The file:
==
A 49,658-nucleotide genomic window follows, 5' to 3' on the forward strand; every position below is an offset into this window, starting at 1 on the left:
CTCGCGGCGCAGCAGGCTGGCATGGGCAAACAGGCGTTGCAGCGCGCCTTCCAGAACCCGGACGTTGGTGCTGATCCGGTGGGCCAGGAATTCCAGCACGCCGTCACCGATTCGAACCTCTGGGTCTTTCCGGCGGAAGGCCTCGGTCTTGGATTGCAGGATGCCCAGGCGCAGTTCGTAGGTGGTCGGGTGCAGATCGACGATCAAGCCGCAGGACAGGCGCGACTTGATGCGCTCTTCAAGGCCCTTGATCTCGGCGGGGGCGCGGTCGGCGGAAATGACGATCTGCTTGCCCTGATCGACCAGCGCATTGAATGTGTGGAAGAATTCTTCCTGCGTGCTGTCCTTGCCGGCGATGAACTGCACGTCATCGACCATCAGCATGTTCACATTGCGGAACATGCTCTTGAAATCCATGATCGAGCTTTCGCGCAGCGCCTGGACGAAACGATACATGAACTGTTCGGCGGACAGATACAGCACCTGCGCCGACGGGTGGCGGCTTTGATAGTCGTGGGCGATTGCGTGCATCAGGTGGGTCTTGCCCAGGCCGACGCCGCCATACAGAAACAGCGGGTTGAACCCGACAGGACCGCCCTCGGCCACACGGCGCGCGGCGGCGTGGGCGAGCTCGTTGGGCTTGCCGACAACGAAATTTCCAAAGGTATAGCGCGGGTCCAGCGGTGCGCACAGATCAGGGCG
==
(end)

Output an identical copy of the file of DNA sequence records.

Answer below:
A 49,658-nucleotide genomic window follows, 5' to 3' on the forward strand; every position below is an offset into this window, starting at 1 on the left:
CTCGCGGCGCAGCAGGCTGGCATGGGCAAACAGGCGTTGCAGCGCGCCTTCCAGAACCCGGACGTTGGTGCTGATCCGGTGGGCCAGGAATTCCAGCACGCCGTCACCGATTCGAACCTCTGGGTCTTTCCGGCGGAAGGCCTCGGTCTTGGATTGCAGGATGCCCAGGCGCAGTTCGTAGGTGGTCGGGTGCAGATCGACGATCAAGCCGCAGGACAGGCGCGACTTGATGCGCTCTTCAAGGCCCTTGATCTCGGCGGGGGCGCGGTCGGCGGAAATGACGATCTGCTTGCCCTGATCGACCAGCGCATTGAATGTGTGGAAGAATTCTTCCTGCGTGCTGTCCTTGCCGGCGATGAACTGCACGTCATCGACCATCAGCATGTTCACATTGCGGAACATGCTCTTGAAATCCATGATCGAGCTTTCGCGCAGCGCCTGGACGAAACGATACATGAACTGTTCGGCGGACAGATACAGCACCTGCGCCGACGGGTGGCGGCTTTGATAGTCGTGGGCGATTGCGTGCATCAGGTGGGTCTTGCCCAGGCCGACGCCGCCATACAGAAACAGCGGGTTGAACCCGACAGGACCGCCCTCGGCCACACGGCGCGCGGCGGCGTGGGCGAGCTCGTTGGGCTTGCCGACAACGAAATTTCCAAAGGTATAGCGCGGGTCCAGCGGTGCGCACAGATCAGGGCG